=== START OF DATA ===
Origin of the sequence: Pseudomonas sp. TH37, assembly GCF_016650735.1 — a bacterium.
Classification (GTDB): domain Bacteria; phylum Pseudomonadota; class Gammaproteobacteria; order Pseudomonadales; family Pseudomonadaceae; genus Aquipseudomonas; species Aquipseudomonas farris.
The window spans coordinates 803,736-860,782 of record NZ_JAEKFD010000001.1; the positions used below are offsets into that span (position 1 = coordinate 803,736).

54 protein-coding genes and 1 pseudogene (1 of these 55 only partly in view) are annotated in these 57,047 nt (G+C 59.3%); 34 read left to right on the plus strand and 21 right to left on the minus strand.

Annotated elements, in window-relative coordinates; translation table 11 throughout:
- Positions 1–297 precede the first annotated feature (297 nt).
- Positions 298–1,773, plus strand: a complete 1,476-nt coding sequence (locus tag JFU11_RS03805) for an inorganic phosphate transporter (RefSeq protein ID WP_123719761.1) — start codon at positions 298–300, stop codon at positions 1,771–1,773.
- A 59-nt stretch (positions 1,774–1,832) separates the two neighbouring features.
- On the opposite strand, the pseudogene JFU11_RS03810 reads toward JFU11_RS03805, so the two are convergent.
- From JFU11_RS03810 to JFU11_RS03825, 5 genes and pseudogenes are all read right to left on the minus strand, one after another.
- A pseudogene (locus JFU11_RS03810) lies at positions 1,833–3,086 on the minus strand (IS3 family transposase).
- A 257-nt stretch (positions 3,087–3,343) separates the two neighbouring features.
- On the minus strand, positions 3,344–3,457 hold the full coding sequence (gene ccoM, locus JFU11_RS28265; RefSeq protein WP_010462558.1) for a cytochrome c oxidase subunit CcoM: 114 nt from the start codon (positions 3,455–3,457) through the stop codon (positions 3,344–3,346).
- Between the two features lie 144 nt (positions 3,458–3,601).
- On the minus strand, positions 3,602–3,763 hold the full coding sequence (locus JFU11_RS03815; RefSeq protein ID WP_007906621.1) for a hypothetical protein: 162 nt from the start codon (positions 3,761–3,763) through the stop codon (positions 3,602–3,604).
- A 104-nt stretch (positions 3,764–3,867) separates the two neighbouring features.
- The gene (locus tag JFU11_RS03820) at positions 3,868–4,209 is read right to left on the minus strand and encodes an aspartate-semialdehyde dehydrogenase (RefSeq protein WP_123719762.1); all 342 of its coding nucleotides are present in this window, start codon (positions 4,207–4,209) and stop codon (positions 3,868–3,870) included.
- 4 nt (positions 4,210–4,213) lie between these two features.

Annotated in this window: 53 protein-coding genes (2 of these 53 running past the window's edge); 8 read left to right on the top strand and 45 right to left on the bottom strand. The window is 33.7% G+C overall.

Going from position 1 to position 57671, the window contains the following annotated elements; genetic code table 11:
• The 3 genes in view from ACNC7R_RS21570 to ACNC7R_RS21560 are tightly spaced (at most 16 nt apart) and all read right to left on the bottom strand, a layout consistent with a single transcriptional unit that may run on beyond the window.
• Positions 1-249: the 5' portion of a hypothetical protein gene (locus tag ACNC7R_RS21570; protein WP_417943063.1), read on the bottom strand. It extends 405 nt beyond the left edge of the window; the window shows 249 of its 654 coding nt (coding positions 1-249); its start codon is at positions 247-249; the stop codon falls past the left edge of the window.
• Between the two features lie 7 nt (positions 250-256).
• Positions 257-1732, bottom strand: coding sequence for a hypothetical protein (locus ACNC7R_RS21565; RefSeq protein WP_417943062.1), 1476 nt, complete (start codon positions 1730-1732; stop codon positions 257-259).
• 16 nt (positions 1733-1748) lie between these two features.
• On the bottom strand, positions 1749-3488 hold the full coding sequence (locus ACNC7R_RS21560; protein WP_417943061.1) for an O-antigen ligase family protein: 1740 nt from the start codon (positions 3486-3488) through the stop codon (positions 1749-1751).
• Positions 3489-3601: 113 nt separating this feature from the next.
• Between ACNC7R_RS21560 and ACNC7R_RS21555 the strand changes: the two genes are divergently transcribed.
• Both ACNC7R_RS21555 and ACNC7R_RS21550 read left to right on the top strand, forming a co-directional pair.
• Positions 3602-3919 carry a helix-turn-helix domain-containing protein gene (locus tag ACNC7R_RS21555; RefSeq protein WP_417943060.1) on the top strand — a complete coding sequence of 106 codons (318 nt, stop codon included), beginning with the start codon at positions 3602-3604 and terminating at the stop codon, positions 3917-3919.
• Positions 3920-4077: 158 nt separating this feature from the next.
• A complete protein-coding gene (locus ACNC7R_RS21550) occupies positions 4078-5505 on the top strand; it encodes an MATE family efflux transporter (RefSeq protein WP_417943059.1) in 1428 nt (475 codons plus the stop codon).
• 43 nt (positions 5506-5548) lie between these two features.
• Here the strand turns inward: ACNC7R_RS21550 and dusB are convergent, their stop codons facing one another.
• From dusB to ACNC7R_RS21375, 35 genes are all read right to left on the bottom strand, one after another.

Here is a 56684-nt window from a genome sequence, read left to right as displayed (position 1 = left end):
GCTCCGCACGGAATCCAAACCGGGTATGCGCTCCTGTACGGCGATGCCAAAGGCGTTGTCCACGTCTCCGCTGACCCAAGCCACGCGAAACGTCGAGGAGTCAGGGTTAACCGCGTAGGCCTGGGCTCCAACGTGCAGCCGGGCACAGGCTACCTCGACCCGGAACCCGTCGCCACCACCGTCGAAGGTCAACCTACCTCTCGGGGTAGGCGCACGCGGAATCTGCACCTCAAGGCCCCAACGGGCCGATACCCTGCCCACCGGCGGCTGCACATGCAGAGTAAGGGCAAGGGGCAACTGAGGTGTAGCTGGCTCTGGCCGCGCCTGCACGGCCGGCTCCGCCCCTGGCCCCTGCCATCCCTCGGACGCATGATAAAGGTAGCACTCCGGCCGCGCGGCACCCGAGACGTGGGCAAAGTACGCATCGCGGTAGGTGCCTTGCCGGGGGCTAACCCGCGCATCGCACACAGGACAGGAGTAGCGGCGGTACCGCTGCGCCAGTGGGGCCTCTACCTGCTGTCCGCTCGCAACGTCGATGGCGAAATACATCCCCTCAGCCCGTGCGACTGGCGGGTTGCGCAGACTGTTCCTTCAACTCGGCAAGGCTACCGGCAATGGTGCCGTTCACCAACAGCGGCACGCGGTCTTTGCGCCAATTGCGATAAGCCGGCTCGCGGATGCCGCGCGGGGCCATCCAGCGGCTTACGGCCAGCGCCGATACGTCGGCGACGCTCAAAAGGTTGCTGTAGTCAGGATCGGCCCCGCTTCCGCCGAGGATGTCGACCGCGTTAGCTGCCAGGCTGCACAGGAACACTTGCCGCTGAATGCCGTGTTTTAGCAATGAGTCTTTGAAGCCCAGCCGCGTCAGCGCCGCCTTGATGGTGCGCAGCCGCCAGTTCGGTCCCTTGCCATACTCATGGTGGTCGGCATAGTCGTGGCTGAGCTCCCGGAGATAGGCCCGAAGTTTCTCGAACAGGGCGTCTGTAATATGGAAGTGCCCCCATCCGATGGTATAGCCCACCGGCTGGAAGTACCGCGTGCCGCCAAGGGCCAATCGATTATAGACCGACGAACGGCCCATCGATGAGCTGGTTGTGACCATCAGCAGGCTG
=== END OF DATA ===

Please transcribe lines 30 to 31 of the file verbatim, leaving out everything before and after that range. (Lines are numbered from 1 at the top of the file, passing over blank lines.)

• Positions 3602-3919 carry a helix-turn-helix domain-containing protein gene (locus tag ACNC7R_RS21555; RefSeq protein WP_417943060.1) on the top strand — a complete coding sequence of 106 codons (318 nt, stop codon included), beginning with the start codon at positions 3602-3604 and terminating at the stop codon, positions 3917-3919.
• Positions 3920-4077: 158 nt separating this feature from the next.